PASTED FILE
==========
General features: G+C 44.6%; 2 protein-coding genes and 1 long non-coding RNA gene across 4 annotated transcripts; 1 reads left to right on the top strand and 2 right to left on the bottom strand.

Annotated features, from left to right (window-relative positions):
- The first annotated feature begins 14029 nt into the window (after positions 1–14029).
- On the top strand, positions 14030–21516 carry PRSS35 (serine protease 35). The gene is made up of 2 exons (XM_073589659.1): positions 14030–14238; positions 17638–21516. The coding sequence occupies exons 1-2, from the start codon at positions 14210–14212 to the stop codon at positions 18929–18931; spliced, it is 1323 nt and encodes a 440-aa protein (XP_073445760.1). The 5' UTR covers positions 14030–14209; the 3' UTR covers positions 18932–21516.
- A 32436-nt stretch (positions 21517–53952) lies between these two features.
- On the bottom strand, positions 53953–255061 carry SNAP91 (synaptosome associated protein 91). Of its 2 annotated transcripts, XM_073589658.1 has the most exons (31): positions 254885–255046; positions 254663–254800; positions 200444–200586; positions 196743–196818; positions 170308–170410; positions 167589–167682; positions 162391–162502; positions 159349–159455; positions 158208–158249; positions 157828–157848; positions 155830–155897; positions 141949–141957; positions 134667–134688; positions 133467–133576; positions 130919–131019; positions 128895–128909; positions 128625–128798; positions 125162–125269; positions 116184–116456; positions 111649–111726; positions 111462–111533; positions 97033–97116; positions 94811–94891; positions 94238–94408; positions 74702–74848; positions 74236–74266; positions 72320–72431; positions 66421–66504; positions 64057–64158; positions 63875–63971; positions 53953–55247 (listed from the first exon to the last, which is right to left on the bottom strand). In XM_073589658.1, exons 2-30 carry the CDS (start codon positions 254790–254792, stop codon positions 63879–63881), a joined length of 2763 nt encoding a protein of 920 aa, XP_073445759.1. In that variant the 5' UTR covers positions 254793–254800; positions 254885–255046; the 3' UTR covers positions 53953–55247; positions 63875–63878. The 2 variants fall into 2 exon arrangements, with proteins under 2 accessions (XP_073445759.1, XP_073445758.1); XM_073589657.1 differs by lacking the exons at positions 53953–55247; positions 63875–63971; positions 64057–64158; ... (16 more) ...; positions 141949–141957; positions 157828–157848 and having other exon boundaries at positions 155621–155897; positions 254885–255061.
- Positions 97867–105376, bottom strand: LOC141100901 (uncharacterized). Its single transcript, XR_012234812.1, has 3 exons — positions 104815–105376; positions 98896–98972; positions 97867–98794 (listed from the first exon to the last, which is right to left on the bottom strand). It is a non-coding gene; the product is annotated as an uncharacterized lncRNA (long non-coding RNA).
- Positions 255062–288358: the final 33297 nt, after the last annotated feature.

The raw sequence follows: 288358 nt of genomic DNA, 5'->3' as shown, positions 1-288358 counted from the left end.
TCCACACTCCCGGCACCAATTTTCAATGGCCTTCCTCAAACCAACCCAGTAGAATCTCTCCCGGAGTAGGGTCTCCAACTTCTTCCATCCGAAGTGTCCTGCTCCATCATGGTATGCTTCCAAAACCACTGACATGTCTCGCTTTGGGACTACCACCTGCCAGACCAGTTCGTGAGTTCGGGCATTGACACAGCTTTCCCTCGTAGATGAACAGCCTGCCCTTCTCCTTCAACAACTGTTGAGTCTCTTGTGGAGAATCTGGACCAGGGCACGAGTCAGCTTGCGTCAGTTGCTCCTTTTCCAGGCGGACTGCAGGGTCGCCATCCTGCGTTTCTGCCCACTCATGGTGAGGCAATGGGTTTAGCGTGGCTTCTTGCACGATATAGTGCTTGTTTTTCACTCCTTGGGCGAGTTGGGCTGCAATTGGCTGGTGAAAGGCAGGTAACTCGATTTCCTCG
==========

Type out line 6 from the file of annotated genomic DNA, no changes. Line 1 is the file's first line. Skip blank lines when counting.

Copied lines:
- On the bottom strand, positions 53953–255061 carry SNAP91 (synaptosome associated protein 91). Of its 2 annotated transcripts, XM_073589658.1 has the most exons (31): positions 254885–255046; positions 254663–254800; positions 200444–200586; positions 196743–196818; positions 170308–170410; positions 167589–167682; positions 162391–162502; positions 159349–159455; positions 158208–158249; positions 157828–157848; positions 155830–155897; positions 141949–141957; positions 134667–134688; positions 133467–133576; positions 130919–131019; positions 128895–128909; positions 128625–128798; positions 125162–125269; positions 116184–116456; positions 111649–111726; positions 111462–111533; positions 97033–97116; positions 94811–94891; positions 94238–94408; positions 74702–74848; positions 74236–74266; positions 72320–72431; positions 66421–66504; positions 64057–64158; positions 63875–63971; positions 53953–55247 (listed from the first exon to the last, which is right to left on the bottom strand). In XM_073589658.1, exons 2-30 carry the CDS (start codon positions 254790–254792, stop codon positions 63879–63881), a joined length of 2763 nt encoding a protein of 920 aa, XP_073445759.1. In that variant the 5' UTR covers positions 254793–254800; positions 254885–255046; the 3' UTR covers positions 53953–55247; positions 63875–63878. The 2 variants fall into 2 exon arrangements, with proteins under 2 accessions (XP_073445759.1, XP_073445758.1); XM_073589657.1 differs by lacking the exons at positions 53953–55247; positions 63875–63971; positions 64057–64158; ... (16 more) ...; positions 141949–141957; positions 157828–157848 and having other exon boundaries at positions 155621–155897; positions 254885–255061.